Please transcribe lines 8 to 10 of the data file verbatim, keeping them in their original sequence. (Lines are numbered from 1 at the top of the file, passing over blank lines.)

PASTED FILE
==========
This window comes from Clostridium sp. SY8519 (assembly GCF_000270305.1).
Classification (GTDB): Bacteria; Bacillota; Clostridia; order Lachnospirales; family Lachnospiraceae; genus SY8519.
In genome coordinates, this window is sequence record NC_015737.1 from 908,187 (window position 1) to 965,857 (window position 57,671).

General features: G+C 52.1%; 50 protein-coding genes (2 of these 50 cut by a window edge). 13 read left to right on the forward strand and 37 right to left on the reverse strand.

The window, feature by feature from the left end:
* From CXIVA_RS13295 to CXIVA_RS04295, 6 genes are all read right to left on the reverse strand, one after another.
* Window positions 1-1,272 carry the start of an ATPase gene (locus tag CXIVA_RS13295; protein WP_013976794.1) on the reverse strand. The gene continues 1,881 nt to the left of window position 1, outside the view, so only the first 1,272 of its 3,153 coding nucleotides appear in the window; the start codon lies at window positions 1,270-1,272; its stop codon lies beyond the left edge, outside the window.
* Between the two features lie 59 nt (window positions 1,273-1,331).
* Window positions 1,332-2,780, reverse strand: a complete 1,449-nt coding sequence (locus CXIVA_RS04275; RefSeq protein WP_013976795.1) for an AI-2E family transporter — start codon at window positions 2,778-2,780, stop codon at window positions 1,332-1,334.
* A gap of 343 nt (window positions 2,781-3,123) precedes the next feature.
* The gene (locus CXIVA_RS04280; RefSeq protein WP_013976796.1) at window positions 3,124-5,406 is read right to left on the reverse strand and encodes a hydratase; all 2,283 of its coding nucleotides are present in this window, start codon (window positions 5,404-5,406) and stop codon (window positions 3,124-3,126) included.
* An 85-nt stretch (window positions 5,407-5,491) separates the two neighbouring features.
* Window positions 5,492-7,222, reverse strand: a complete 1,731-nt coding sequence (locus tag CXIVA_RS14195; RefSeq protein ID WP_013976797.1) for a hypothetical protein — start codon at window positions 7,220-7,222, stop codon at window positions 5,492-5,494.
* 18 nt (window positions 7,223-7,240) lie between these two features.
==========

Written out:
* Between the two features lie 59 nt (window positions 1,273-1,331).
* Window positions 1,332-2,780, reverse strand: a complete 1,449-nt coding sequence (locus CXIVA_RS04275; RefSeq protein WP_013976795.1) for an AI-2E family transporter — start codon at window positions 2,778-2,780, stop codon at window positions 1,332-1,334.
* A gap of 343 nt (window positions 2,781-3,123) precedes the next feature.